Inside an Anacortes home, a 3D printer whirs, drawing thin layers of orange plastic in the shape of the palm of a hand.
Chris Moriarty holds up an example of the finished product — a robotic-looking prosthetic hand, which will go to a kid in need free of charge.
People all over the world are making 3D printed prosthetic limbs, which are cheaper and easier to produce than traditional prosthetics, Moriarty said. But Chris and wife Laura are doing something that’s never been done before — printing hands using plastic removed from the ocean.
That’s the goal of the Million Waves Project, which launched on Earth Day this year. Now, the couple, along with three other Anacortes residents, are working toward printing their first prosthetic hand out of ocean plastic, which will go to a 9-year-old girl in Seattle.
Two ideas in one
Moriarty said a YouTube video last year first introduced him to 3D printing of prosthetic limbs. He had also been researching the Great Pacific Garbage Patch, a mass of trash in the Pacific Ocean about twice the size of Texas.
One night this spring, he put two and two together.
“Doesn’t that make sense? Take something deplorable and turn it into something amazing?” said Moriarty, a business consultant. “The reality was I had no background in 3D printing, and I knew nothing about where to get ocean plastic.”
So they bought a 3D printer and joined Enabling the Future, an online community where people share open-source designs for prosthetic limbs.
“From a global perspective, everyone has so many versions of these hands. Everyone shares them,” he said. “By and large, it was a really easy thing to get into.”
They also teamed up with three locals, including orthopedic surgeon Jonathan Shafer and Registered Nurse Jodi Shafer, who are contributing medical expertise, and Brian Tottenham, who is focusing on environmental impact.
“It came together surprisingly fast,” Moriarty said.
Sourcing the plastic has been the most difficult part, said Laura Moriarty, who runs a marketing and content agency from their home.
There aren’t many companies in the U.S. that turn raw ocean plastic into a 3D printer-ready filament, and shipping from places such as Australia and Europe is expensive, she said.
So the nonprofit has created its own partnerships with several organizations.
First, they are teaming up with Washington CoastSavers, a nonprofit that removes thousands of pounds of trash each year from Washington’s coast. Once the couple upgrades to a commercial shredder (they’ve been using a conventional paper shredder), they intend to process the plastic by the ton.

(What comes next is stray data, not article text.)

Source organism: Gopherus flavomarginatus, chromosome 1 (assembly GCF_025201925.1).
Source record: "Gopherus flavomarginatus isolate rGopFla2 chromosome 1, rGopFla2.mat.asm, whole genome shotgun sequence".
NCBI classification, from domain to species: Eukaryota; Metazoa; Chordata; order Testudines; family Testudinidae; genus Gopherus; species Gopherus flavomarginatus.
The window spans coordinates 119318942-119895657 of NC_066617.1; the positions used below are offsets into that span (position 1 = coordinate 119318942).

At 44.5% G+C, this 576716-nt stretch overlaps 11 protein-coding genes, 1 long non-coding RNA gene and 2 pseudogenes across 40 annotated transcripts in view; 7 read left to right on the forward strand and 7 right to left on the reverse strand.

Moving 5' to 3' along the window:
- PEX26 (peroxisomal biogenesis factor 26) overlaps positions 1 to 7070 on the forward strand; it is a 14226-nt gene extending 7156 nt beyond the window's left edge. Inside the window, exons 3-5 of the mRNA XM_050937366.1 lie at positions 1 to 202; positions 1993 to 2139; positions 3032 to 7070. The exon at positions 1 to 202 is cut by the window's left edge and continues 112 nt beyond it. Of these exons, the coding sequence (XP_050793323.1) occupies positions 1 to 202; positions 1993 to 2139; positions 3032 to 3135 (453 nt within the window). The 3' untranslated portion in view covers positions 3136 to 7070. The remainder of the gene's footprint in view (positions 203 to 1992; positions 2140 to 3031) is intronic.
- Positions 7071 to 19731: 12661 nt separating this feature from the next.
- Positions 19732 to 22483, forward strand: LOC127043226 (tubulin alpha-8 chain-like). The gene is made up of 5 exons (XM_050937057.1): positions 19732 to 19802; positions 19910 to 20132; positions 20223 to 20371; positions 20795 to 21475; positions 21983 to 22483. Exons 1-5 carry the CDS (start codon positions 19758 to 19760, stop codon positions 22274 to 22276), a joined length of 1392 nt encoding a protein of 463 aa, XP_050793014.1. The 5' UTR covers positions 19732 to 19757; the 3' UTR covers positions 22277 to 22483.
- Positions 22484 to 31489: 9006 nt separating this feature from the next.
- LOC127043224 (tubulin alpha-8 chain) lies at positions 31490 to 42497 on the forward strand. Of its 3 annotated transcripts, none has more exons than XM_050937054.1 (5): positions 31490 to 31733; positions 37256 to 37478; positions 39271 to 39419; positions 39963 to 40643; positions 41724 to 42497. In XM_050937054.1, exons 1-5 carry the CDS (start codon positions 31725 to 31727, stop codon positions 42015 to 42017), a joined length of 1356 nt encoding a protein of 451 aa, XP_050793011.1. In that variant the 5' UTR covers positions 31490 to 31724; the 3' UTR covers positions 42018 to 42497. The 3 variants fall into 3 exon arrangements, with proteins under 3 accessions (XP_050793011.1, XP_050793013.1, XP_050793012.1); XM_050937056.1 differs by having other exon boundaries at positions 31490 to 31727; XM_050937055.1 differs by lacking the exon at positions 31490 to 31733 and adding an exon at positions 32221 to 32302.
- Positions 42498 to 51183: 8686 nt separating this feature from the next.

They also found a Vermont company called Filabot that turns plastics into the colorful spools of filament that feed into 3D printers.
As they figure that out, the nonprofit is raising money for other volunteers printing hands for kids around the world. They’ve funded kits— which include the nonplastic fingertip grippers, wire and screws — to assemble hands for children in the United States, Mexico, Costa Rica and the Philippines.
“We are not in the business of turning kids away that need limbs just because our plastic isn’t ready yet,” Laura Moriarty said.
The whole process, from printing a hand to shipping it, costs about $45.
Nine-year-old Abbey from Seattle will be the first to receive a hand made from reclaimed ocean trash.
Melissa Vaux McPherren, Abbey’s mom, said her daughter is a “super star athlete” and had never wanted a prosthetic hand until her family told her about the project.
“The prospect of using (the hand) to lift weights really excited her, and helping other children who need (prosthetics) and helping the ocean as well,” she said.
Abbey attends a group at Seattle Children’s Hospital where she mentors other children with limb deficiencies, Vaux McPherren said.
“After talking to (Abbey) and learning about the things she does, it helps out parents and young kids,” she said.
The right fit
Some kids want a colorful or movie-themed hand, others one for swimming, and some just to have something there, said Chris Moriarty.
While 3D limbs may not be as durable or long-lasting as traditional prosthetics, they are lightweight and customizable, he said.
“The number one threat to these things is that (kids) are going to grow out of them,” he said.
Shafer, an orthopedic surgeon who specializes in arms and hands, said the project was right up his alley.
In many developing countries, access to prosthetic is nonexistent, he said.
“It’s easy to provide them (a 3D printed hand),” Shafer said. “You can modify it based on level of amputation and what they need it for.”
Getting the hand doesn’t require a trip to the doctor’s office, either. If the child has internet access, they can send pictures of their limb using a 3D scanner on a provided iPad, he said.
“If you have the right info, you can print it out,” he said. “Something so simple can have a huge impact on someone’s life.”
The learning curve has been steep, especially for fit and comfort, say Laura and Chris Moriarty. But they aren’t discouraged and have even started a second ocean-related project — 3D-printing coral reefs. The artificial reefs mimic the texture of real ones and are added to the ocean to address the coral bleaching crisis.
“That’d be the dream,” Chris Moriarty said.